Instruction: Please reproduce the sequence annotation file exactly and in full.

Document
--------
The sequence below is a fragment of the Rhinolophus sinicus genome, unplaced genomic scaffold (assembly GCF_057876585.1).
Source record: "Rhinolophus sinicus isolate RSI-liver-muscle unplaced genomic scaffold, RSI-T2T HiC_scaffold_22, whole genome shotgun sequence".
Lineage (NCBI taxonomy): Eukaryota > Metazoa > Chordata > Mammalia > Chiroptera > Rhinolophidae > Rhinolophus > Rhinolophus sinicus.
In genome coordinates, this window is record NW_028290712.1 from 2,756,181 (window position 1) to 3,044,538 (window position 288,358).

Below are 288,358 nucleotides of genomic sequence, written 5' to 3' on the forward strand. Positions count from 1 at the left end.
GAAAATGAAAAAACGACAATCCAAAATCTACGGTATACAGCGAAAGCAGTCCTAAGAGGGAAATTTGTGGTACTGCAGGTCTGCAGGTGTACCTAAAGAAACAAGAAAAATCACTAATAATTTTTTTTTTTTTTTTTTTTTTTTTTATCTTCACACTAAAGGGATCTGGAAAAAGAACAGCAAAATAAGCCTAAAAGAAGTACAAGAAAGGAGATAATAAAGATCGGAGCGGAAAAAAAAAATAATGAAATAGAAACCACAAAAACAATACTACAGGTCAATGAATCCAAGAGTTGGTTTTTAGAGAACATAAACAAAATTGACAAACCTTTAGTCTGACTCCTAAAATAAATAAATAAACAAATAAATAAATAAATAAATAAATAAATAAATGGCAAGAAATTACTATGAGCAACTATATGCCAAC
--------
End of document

The sequence below is a fragment of the Rhinolophus sinicus genome, unplaced genomic scaffold (assembly GCF_057876585.1).
Source record: "Rhinolophus sinicus isolate RSI-liver-muscle unplaced genomic scaffold, RSI-T2T HiC_scaffold_22, whole genome shotgun sequence".
Lineage (NCBI taxonomy): Eukaryota > Metazoa > Chordata > Mammalia > Chiroptera > Rhinolophidae > Rhinolophus > Rhinolophus sinicus.
In genome coordinates, this window is record NW_028290712.1 from 2,756,181 (window position 1) to 3,044,538 (window position 288,358).

Below are 288,358 nucleotides of genomic sequence, written 5' to 3' on the forward strand. Positions count from 1 at the left end.
GAAAATGAAAAAACGACAATCCAAAATCTACGGTATACAGCGAAAGCAGTCCTAAGAGGGAAATTTGTGGTACTGCAGGTCTGCAGGTGTACCTAAAGAAACAAGAAAAATCACTAATAATTTTTTTTTTTTTTTTTTTTTTTTTTATCTTCACACTAAAGGGATCTGGAAAAAGAACAGCAAAATAAGCCTAAAAGAAGTACAAGAAAGGAGATAATAAAGATCGGAGCGGAAAAAAAAAATAATGAAATAGAAACCACAAAAACAATACTACAGGTCAATGAATCCAAGAGTTGGTTTTTAGAGAACATAAACAAAATTGACAAACCTTTAGTCTGACTCCTAAAATAAATAAATAAACAAATAAATAAATAAATAAATAAATAAATAAATGGCAAGAAATTACTATGAGCAACTATATGCCAAC